“He is also trying to take down money in politics, which is one of the biggest threats to our democracy in the modern age,” said Taylor, 29, who works for a non-profit counseling people living with HIV.

Supporters of President Donald Trump cheer as he speaks at a campaign rally at the Wildwoods Convention Center Oceanfront, Tuesday, Jan. 28, 2020, in Wildwood, N.J.

Evan Vucci / AP Photo

Supporters of President Donald Trump cheer as he speaks at a campaign rally at the Wildwoods Convention Center Oceanfront, Tuesday, Jan. 28, 2020, in Wildwood, N.J.

He disagrees with those who argue only a moderate Democrat can defeat Trump. Rather, Sanders champions policies that benefit working people, which will win over people from both major parties and independents, according to Taylor.

Andrew Maietta, an Allegheny County Democrat, says he leans toward Biden, adding “I’m not crazy” about the policies of Sanders and Warren.

“I’m not in favor of the free college and I think they are a little too far to the left,” says Maietta, a retired professor of filmmaking.

He says he’s also considering Sen. Amy Klobuchar, for reasons including his view her policies are “more centered,” and she doesn’t generate the level of disdain he believes many Republicans feel toward Democrats such as Biden or Hillary Clinton.

Rick Hall of McKean County is a registered Democrat who says he doesn’t always vote as a Democrat and is “underwhelmed” by the Democratic field. He further says “I do not like Trump” and Trump’s handling of foreign policy “scares the crap out of me.”

The candidates who participated in the education forum included (clockwise from top left): Joe Biden, Amy Klobuchar, Pete Buttigieg, Bernie Sanders, Elizabeth Warren, Michael Bennet, and Tom Steyer.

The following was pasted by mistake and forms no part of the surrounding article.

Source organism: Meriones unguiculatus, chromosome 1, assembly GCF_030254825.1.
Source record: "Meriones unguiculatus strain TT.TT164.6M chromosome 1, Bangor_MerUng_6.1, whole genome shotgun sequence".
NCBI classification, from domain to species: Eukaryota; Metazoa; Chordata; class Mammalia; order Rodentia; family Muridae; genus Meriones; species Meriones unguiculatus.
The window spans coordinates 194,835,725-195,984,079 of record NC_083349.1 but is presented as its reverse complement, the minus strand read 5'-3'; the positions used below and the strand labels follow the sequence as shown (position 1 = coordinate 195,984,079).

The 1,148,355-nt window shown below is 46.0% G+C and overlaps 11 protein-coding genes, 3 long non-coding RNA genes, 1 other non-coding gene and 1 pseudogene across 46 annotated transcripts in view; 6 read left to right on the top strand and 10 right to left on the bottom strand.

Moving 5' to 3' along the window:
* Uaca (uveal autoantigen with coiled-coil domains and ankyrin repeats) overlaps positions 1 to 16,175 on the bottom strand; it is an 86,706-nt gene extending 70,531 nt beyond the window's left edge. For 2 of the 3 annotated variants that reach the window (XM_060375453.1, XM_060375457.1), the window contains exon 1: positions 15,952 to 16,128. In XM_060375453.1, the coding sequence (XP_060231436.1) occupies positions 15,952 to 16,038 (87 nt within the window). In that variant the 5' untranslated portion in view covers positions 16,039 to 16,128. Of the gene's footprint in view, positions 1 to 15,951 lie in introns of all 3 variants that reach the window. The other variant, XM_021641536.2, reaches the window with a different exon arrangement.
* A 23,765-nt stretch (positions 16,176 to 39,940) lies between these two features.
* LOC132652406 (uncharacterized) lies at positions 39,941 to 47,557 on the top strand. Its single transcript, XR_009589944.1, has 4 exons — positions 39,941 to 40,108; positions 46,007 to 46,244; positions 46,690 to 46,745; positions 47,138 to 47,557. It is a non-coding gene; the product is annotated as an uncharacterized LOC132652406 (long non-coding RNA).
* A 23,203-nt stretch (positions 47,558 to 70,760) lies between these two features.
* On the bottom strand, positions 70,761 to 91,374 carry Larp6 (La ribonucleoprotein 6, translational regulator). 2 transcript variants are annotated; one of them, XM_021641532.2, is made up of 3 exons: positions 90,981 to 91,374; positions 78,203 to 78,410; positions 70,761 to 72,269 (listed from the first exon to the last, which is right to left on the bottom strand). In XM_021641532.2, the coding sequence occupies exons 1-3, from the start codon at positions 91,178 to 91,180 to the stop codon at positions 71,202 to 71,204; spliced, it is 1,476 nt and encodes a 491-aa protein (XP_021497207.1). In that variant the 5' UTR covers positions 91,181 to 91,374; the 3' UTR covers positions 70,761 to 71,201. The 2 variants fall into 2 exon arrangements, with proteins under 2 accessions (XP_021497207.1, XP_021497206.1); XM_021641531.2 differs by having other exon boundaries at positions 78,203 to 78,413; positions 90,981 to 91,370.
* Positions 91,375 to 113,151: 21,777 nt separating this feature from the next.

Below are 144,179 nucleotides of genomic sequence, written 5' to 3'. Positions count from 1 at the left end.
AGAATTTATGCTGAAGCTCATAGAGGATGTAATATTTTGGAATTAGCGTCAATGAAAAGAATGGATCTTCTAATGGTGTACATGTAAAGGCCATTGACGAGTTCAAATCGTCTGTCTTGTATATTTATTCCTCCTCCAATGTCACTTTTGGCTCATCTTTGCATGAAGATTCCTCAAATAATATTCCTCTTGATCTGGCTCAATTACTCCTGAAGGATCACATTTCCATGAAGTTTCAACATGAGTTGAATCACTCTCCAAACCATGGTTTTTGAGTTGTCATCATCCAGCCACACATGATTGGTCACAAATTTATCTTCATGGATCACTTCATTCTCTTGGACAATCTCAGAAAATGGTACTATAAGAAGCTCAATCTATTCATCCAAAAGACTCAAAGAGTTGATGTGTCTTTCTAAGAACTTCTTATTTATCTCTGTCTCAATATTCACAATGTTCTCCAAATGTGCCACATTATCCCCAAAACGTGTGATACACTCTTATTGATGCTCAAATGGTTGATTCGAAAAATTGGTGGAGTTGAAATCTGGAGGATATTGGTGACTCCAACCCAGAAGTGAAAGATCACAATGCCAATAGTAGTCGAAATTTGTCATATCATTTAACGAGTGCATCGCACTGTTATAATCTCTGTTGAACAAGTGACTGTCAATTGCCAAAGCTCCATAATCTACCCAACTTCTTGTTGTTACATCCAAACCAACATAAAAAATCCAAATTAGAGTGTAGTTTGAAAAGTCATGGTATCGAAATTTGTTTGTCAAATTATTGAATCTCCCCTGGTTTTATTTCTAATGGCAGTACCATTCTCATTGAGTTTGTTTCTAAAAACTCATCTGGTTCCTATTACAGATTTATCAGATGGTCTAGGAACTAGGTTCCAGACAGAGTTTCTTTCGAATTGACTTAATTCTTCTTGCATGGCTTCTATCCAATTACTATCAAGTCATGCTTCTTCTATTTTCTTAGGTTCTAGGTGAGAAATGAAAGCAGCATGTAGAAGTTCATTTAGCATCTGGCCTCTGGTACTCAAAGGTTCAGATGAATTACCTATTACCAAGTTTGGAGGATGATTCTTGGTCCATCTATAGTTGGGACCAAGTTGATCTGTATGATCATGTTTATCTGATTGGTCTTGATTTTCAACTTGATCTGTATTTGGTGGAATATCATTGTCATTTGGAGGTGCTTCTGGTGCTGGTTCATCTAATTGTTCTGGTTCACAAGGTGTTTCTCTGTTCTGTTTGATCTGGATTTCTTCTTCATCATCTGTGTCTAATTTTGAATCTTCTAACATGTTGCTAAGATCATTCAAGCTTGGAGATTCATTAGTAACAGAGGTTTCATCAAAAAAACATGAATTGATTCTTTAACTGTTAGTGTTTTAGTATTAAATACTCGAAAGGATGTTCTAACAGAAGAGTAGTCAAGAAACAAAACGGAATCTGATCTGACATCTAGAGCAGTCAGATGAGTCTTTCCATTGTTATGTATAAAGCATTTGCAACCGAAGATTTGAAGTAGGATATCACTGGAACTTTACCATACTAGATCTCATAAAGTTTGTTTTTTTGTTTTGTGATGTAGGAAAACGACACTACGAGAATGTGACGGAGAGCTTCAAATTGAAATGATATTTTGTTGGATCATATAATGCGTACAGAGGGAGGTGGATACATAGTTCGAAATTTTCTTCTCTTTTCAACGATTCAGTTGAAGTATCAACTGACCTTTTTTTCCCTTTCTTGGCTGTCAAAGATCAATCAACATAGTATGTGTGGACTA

Jared Murphy / WESA

The candidates who participated in the education forum included (clockwise from top left): Joe Biden, Amy Klobuchar, Pete Buttigieg, Bernie Sanders, Elizabeth Warren, Michael Bennet, and Tom Steyer.

Still, he says “unless the Democrats come up with something else, I’ll have to vote for him.”

Moreover, Hall, who is 68 and retired after spending most of his career in the steel industry, believes Trump “has done a good job” on domestic issues including the economy.

Scott Mcgowan, a Libertarian, says “Trump shoots his mouth off and creates problems.” However, while stressing the election is still nearly a year away, he says, “If it was today it would be Trump” getting his vote.

Some other poll findings:

  • Just over half of the voters surveyed believe Pennsylvania is “headed in the right direction,” with 33 percent saying they are “better off” financially than a year ago, and a strong majority saying they expect to be the same or better off financially in a year.
  • On the other hand, only 38 percent believe the United States is headed in the right direction.
  • Forty-eight percent of voters support natural gas drilling in Pennsylvania, with 44 percent opposing it. However, 49 percent believe the environmental risks outweigh the economic benefits.
  • Forty-eight percent favor a ban on natural gas fracking, while 39 percent oppose a ban.